Why did you name the chimps?
Wouldn't you have given them names? I cannot imagine, honestly, anybody giving animals numbers. I wasn't a scientist, I hadn't been to university. I described their personalities as I got to know them. I could see that they were thinking creatures who planned what to do to some extent. I certainly knew they were emotional. And one of my Cambridge professors - because I had to go to Cambridge and get a degree - they'd told me I'd done everything wrong.
What do you think about people teaching chimps how to do very human things like driving. Does that hold any value?
It depends on how it's done. Chimps in the circus are taught to do tricks, they're very clever at it. But showbiz is showbiz and mostly it's being done very harsh punishment if you don't do it right. Same with the intelligence tests in the labs originally all this was done through punishment, rather than do it all through reward. Chimpanzees can do almost anything.
So if it's done by reward, is it valuable?
Not just for its own sake, but we now know that it's very, very wrong to have a chimpanzee as a pet, for example, because they get to be aged and too big and potentially dangerous. Once we have them in zoos, in captivity, one of the worst things they have to contend with is boredom. So the programs that teach them to communicate with sign language or computer, once they are captive and they're not any more in the wild, is good for them.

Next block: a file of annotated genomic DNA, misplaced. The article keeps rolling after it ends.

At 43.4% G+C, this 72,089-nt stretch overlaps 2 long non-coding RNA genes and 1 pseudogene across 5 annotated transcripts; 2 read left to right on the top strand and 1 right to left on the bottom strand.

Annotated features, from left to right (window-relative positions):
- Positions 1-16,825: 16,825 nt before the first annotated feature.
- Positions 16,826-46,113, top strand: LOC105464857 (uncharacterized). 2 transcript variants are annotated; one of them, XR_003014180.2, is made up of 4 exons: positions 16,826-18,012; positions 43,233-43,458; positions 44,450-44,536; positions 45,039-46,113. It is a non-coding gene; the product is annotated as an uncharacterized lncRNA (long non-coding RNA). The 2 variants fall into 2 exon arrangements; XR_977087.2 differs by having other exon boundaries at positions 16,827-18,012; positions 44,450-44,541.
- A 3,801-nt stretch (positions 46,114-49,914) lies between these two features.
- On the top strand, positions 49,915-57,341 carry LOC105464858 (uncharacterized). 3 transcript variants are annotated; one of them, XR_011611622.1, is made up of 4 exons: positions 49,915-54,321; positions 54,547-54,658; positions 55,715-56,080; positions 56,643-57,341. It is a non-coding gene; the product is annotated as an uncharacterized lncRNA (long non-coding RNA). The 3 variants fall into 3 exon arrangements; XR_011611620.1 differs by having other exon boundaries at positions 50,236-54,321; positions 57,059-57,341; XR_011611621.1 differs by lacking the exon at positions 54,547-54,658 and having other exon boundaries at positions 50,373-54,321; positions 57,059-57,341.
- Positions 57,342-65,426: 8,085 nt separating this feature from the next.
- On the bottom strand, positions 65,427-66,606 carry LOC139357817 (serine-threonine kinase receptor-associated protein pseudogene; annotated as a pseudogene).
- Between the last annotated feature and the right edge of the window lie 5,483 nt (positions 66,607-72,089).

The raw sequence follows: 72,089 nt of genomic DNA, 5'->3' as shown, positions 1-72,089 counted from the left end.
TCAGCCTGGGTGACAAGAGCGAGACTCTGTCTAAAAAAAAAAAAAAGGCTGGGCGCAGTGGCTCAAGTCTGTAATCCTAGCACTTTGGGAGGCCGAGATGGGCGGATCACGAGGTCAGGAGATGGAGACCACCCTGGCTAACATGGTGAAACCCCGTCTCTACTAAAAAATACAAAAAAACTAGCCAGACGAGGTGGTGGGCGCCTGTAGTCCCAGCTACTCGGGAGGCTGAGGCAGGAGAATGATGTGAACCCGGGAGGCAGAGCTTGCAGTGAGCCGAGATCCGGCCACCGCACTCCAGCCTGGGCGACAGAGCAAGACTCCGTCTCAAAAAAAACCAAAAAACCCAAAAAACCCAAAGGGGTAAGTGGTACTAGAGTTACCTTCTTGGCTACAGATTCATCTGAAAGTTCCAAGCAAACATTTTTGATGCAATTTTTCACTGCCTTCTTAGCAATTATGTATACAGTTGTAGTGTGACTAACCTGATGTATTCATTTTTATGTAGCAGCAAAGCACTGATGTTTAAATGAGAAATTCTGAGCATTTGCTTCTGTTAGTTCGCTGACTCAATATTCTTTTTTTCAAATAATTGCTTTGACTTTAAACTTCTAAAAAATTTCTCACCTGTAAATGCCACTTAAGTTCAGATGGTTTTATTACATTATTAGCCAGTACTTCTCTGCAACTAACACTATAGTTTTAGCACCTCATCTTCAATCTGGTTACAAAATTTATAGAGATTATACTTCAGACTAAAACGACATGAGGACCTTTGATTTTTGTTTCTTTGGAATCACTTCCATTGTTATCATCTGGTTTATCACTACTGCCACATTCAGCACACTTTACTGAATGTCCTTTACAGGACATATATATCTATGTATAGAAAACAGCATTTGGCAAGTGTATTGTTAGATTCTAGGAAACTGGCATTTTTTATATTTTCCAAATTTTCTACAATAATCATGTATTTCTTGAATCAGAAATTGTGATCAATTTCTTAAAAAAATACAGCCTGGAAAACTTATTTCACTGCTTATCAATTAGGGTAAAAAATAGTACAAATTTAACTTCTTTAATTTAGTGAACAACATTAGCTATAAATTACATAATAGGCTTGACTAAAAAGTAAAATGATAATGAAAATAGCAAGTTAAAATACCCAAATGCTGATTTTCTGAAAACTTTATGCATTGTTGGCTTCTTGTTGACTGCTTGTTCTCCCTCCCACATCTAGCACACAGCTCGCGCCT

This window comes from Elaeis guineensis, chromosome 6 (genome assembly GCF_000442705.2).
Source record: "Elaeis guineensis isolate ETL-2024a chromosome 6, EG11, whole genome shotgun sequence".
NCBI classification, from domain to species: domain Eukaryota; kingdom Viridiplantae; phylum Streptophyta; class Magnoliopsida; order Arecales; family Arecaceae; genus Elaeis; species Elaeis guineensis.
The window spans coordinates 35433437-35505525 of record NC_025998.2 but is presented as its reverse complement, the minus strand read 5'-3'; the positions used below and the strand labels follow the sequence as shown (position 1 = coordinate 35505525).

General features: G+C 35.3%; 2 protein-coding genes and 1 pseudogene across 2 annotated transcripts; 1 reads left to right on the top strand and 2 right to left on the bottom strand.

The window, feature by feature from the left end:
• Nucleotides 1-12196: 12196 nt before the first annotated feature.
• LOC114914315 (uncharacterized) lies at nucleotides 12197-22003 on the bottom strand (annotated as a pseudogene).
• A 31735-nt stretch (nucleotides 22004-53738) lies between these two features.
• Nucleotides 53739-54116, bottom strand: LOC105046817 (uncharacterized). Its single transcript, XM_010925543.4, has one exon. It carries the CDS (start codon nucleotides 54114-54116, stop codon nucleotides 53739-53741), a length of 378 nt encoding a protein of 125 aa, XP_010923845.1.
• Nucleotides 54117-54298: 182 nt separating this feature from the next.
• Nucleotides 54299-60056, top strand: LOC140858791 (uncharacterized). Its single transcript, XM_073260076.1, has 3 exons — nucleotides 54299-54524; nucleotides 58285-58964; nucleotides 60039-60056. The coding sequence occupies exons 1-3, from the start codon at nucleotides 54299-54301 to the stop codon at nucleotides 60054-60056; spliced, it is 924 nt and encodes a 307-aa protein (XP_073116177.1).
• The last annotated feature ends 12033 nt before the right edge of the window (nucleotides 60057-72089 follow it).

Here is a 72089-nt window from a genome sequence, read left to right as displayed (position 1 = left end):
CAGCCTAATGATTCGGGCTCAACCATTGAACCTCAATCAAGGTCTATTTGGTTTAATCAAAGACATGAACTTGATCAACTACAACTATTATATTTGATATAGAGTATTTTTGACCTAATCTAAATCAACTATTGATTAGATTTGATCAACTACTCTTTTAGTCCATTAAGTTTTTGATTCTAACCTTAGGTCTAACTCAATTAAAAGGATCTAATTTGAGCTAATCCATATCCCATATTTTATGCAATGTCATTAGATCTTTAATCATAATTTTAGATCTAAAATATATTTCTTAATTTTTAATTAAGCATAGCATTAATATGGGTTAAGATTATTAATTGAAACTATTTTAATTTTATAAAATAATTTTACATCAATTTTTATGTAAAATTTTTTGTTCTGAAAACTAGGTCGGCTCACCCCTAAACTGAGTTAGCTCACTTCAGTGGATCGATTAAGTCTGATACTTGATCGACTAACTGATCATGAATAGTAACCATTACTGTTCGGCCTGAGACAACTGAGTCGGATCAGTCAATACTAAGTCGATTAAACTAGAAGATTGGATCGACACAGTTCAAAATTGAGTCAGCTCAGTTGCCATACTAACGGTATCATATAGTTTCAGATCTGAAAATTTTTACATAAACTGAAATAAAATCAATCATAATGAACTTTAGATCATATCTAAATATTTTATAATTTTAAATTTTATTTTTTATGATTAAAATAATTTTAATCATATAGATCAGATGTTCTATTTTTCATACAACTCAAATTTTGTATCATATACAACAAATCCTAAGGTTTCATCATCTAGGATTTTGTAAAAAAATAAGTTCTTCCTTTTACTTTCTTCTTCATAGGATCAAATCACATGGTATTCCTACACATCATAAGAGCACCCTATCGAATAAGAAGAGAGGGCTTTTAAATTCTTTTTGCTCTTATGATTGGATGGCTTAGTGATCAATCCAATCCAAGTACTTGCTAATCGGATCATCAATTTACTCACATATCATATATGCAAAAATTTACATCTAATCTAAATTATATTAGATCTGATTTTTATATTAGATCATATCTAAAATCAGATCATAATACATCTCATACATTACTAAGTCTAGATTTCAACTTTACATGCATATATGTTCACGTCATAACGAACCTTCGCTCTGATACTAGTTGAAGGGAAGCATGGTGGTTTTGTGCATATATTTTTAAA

And what about zoos? Is there a place for them in the future?
Certainly some zoos shouldn't exist. And some animals don't belong in zoos, for example elephants and wolves perhaps most of all, dolphins and orcas. That's wrong. However, a good zoo, which understands that they need the right kind of space, social structure and environmental enrichment, that kind of zoo can educate. Most kids don't get the chance to see a giraffe in Africa. If they see them where they can walk and they have some parklands and they can put out that long neck and they can see the black tongue curling out around the leaves, that child won't forget that.